It’s not luck, it’s science: the technical feats behind Audun Rikardsen’s amazing Artic photographs

During the polar nights when the sun never rises, it is just 4°C in the tumultuous, frigid Norwegian Sea. The city of Tromsø is further north than many people ever venture – 350km above the Arctic Circle. These are facts that don’t deter Canon Ambassador Audun Rikardsen. In pursuit of photographs of Nordic wildlife as it has never been seen before, he uses his Canon bodies and trusted L-series lenses in punishing conditions: left for days, weeks and months in snow, sleet, hail and wind.

Some of his photographic success can be attributed to his advanced understanding of animal behaviour and scientist’s access, while some is down to sheer grit; Audun thrives on making the impossible possible. “It’s not luck,” he says of his more remarkable work. Rather, his thirst for great photography is driven by constant dissatisfaction. Leaving his camera in mountain hides for months at a time to capture eagles at their resting places, submerging it in icy waters to photograph whales frolicking and placing it nose-to-lens with polar bears, he achieves captivating shots that educate the masses.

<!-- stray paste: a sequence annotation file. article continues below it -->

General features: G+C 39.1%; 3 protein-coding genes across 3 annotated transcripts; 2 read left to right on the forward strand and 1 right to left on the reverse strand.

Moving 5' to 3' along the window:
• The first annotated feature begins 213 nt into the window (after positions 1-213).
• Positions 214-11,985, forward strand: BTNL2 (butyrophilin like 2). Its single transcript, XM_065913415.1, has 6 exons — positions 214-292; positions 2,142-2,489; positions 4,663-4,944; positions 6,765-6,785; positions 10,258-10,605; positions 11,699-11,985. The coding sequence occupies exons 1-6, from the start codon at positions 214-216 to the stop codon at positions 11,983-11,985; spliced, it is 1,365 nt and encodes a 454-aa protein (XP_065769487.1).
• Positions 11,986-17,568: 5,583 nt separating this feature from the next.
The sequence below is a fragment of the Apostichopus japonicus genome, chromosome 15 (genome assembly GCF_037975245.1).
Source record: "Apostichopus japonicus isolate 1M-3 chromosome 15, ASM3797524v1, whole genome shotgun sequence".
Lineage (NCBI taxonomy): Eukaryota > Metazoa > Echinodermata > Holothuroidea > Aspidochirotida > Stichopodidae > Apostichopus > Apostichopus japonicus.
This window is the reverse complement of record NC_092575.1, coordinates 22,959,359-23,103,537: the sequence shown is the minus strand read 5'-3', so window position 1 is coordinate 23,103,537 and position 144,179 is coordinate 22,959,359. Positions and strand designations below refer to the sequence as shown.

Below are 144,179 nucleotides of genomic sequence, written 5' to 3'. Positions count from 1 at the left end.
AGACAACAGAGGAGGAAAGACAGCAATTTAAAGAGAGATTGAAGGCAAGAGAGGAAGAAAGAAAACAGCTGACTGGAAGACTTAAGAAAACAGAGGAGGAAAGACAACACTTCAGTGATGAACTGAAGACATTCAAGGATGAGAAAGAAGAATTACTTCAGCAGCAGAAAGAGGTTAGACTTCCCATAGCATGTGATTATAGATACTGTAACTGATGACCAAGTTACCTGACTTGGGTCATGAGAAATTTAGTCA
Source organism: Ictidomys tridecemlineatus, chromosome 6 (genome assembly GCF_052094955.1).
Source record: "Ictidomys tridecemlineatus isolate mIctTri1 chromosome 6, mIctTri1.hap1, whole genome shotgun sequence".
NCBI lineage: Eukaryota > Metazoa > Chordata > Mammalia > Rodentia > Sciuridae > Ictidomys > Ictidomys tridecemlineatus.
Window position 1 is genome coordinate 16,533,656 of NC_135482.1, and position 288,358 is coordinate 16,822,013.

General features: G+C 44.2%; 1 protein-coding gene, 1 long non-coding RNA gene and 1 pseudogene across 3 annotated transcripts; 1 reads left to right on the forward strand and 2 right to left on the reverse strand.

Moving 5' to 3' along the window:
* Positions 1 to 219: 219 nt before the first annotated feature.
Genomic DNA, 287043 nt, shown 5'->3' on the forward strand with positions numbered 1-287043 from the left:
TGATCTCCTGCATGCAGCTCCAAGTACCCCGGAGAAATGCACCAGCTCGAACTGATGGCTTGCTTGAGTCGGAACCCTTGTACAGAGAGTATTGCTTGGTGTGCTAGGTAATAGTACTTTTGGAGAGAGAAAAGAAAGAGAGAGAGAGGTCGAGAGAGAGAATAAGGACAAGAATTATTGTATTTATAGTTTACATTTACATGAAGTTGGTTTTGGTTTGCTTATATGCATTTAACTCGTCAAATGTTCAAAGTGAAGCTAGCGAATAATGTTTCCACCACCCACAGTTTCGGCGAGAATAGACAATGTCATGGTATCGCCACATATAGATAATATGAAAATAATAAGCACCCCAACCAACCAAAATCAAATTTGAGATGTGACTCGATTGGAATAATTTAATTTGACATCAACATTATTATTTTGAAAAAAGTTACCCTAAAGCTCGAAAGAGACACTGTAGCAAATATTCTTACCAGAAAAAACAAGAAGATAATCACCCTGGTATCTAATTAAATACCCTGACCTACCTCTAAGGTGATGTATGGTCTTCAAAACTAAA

“Have you ever wondered what it feels like to be a fish, looking up at a predator?” Audun asks. It’s lines of inquiry such as this that have led to his more notable images. He often finds that the sights and perspectives he can’t see with his own eyes, he can capture through a skilfully positioned lens.

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It’s not luck, it’s science: the technical feats behind Audun Rikardsen’s amazing Artic photographs

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